Erlang hints for an OO junkie

Chris Pressey <>
Wed Aug 11 23:44:13 CEST 2004


On Wed, 11 Aug 2004 09:30:54 +0200
"Johan Warlander" <> wrote:

> On Tue, 10 Aug 2004 13:45:30 -0700, Chris Pressey wrote
> > My two cents:
> > 
> > If it's "animate", if it has "dynamic behaviour", if it "moves" -
> > model it as a process.  If it isn't/hasn't/doesn't - model it as a
> > record (or a dictionary.)
> > 
> > So: people, motorcycles, windmills, radios, thunderstorms, etc are
> > processes.  Sandwiches, taverns, tables, mountains, etc are records.
> 
> Okay, here's the catch - it's certainly as you say above, that the
> first set of objects have dynamic behaviour, while the second set
> ordinarily do not.. however, these things are not so static. A dead
> person doesn't move, while an enchanted sandwich might very well fly
> around flapping its lettuce, and for a more down-to-earth example, if
> you leave the sandwich on the table for a week or two it'll definitely
> gain some dynamic behaviour.

Indeed - if things can go from being static to dynamic and back again,
then in the big picture they're dynamic :)

> The thing is that you can seldomly rely on anything at all to be
> non-dynamic in a game. However, one thought I had was if perhaps the
> objects/items as such- even persons and windmills - should be indeed
> records, and the behaviours themselves be the processes, attaching to
> the appropriate record.

This works too.  Each record can have a field for its "animacy", which
might be a process or might be absent.  What this appears to be leading
towards is modelling everything as partly static, partly dynamic.

> For example, a player logging in would cause his in-game body to be
> loaded and instantiated in the game as a record, but his connection to
> the game (that which allows him to issue commands to be parsed and
> executed) would be a process, attached to the body. Similarly, if
> someone casts an enchantment on a sandwich (for whatever devilish
> purposes), that enchantment would be the process, and it would attach
> to the sandwich.
> 
> I don't know if this would solve all of these issues (or indeed any of
> them), but it seems to me like one possible way.

One thing you might want to look at (although you probably already have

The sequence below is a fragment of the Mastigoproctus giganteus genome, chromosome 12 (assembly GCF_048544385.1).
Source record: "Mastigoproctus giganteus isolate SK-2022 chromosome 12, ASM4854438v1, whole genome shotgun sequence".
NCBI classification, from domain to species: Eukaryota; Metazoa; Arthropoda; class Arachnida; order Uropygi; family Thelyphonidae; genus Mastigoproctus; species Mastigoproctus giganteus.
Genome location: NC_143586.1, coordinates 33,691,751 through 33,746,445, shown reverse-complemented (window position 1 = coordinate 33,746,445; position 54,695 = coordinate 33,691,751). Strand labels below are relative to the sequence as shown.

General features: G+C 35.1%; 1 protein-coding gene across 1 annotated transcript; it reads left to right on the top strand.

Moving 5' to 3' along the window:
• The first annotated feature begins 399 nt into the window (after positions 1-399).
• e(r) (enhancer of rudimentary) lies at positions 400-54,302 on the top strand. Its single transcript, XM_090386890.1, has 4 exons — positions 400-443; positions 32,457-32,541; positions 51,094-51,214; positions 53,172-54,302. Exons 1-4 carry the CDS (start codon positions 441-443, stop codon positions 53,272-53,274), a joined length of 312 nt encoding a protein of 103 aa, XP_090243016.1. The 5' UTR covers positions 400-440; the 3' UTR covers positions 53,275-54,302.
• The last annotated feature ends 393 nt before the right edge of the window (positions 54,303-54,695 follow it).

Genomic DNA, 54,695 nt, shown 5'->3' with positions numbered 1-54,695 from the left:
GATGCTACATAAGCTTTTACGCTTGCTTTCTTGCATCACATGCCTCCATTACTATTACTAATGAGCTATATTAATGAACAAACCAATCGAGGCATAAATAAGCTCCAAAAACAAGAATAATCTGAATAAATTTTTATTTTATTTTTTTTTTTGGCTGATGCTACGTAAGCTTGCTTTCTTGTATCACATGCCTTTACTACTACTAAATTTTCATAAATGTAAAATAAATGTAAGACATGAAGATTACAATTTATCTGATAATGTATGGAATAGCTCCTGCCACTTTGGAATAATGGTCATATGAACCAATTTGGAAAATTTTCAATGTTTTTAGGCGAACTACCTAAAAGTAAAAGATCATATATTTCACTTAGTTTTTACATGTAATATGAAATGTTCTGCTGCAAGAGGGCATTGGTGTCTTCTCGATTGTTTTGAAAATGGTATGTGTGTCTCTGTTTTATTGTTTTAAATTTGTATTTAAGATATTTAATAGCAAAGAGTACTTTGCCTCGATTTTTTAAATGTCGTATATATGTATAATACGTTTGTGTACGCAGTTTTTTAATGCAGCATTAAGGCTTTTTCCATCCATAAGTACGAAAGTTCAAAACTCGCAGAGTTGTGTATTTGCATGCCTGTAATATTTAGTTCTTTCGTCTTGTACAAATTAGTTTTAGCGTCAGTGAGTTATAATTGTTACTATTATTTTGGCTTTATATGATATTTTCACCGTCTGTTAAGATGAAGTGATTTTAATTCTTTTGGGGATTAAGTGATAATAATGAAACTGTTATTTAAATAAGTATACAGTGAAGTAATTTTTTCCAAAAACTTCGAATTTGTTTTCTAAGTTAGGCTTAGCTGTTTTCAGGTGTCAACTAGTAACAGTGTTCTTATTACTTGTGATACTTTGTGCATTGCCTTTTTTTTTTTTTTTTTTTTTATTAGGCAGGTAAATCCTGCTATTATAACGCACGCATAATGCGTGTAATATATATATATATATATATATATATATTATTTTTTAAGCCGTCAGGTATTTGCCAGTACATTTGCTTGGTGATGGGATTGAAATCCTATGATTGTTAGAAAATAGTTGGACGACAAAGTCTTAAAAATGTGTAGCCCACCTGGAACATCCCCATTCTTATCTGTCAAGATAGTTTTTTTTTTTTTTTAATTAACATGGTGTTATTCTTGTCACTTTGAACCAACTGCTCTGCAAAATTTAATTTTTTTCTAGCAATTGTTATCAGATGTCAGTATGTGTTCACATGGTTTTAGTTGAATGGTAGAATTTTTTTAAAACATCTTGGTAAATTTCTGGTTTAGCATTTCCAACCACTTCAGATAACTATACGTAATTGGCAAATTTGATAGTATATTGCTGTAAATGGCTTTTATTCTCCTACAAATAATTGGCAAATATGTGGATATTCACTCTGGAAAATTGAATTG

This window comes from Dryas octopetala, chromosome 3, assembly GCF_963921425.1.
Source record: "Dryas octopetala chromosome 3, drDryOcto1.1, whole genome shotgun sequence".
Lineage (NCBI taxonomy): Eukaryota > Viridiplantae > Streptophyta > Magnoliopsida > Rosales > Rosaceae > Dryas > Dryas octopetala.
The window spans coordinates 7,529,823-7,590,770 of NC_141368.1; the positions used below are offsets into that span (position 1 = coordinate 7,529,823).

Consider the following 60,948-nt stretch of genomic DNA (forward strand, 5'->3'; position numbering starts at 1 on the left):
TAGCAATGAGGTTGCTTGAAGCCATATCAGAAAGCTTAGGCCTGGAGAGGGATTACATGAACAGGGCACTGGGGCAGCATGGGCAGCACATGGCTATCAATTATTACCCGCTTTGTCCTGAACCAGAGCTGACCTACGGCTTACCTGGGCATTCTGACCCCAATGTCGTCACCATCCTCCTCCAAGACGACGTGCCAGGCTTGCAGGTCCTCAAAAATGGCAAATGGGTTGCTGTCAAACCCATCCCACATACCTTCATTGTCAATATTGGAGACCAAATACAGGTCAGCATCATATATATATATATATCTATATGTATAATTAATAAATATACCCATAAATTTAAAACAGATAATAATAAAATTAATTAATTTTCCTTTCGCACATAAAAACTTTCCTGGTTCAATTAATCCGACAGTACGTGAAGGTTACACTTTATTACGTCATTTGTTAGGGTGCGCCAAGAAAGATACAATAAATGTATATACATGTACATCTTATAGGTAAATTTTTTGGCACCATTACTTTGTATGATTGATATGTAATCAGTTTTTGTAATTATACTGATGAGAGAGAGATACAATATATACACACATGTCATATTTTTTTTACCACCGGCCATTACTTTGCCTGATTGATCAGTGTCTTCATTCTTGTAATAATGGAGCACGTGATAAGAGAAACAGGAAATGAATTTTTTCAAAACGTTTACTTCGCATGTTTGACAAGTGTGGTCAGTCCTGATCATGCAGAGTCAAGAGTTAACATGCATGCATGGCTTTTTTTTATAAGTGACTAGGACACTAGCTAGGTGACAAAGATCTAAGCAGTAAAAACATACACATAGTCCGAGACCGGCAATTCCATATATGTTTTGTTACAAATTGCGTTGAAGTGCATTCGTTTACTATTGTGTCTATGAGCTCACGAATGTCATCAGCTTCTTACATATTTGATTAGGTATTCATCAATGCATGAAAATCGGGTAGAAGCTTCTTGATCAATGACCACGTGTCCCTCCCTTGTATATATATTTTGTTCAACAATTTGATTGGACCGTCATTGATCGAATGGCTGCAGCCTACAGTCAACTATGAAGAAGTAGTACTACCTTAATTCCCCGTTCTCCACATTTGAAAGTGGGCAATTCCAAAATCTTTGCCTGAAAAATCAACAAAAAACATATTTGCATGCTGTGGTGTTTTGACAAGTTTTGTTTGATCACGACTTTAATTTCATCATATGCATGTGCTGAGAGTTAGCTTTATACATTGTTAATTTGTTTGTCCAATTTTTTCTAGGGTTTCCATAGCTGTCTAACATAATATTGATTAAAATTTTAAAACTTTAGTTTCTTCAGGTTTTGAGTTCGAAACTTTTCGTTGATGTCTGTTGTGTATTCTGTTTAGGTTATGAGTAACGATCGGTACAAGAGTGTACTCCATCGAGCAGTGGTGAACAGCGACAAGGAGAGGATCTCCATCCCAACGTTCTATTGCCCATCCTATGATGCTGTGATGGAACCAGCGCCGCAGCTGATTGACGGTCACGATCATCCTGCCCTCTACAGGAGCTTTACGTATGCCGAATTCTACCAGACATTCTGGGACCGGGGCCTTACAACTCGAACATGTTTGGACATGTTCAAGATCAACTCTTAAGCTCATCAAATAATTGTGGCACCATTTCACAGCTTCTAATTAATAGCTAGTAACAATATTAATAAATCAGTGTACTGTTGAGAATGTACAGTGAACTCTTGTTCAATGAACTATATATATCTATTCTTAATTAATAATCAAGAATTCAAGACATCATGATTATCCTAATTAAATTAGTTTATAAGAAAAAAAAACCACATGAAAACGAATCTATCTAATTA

considering where you're coming from with this project) is the Inform
language and how it handles "daemons" on objects.  Inform is sorely
limited by the Z-machine; much, much better could be done in Erlang.

> > That said, you could very well model everything as processes, and 
> > have messages propogate from people to rooms back to people, and 
> > such.  This may be a more elegant way to address the problem in some
> > 
> > ways, but in my mind it's not sufficiently more elegant to warrant 
> > doing it.  You can have a *lot* of processes in Erlang, but even so,
> > 
> > the more conservative you are with them, the more efficient the 
> > result.  If you model everything as a process you might be able to 
> > have 50K rooms, 50K items, 50K animals and 50K players; but if you 
> > only model "animate" things as processes you'll be able to have 100K
> > 
> > animals, 100K players, and who knows how many rooms and items :)
> 
> Well, either way would work for me as I'm not aiming to build a
> massively multi-player game; rather, my intended audience if this ever
> turns into a playable game would be somewhere around 40-150 people I
> think.. with the possibility of handing a few hundred, but absolutely
> not numbers in the thousands. The game world as well will probably not
> ever grow too far beyond a few thousand rooms, as I'd rather have 500
> great rooms than 5000 average ones.
> 
> In short, performance -shouldn't- turn out to be the deciding factor..
> I'd be more inclined to value simplicity / beauty of implementation
> (whatever this turns out to mean in Erlang), since those factors tend
> to add a lot to the maintainability of code.

If the implementation limits are no limit to your project, then by all
means, model everything as a process.  If nothing else, this is far more
valuable from the standpoint of how much appreciation of it you can gain
by doing it.  Usually more entertaining, too :)

Going back to the speak/listen example, this changes things just enough
to be interesting enough to mention.  Here's a short brain dump:

When an actor tries to move into a room, a message is sent to the room
telling it that the actor wants to come in.  If the room allows this, it
sends a return message back to the actor telling them they were allowed
in, and both processes update their internal state to reflect the new
position of the actor.

When an actor speaks, a message is sent to the room they are currently
in.  Each room keeps track of all the actors in it, so it relays each of
them the same message.  If the message was "loud", perhaps the room
sends it to all adjacent rooms as well.

Unlike the find_listeners() function of my previous post, this isn't
really a recursive solution, which may have some good ramifications for
performance (a single process isn't blocked doing a traversal; instead,
all the processes involved in the traversal share the load.)

Also, to go back to the subject of OO, it demonstrates a technique
(delegating) that can be thought of the parallel of inheritance in
a purely message-oriented system.  Instead of X IS-A Y, you have
something more like X RELAYS-TO Y.  This is much more flexible, but
since it's correspondingly easier for it to go haywire too, it's likely
that it should be used even more conservatively/wisely than inheritance
should be used in OO systems.

-Chris



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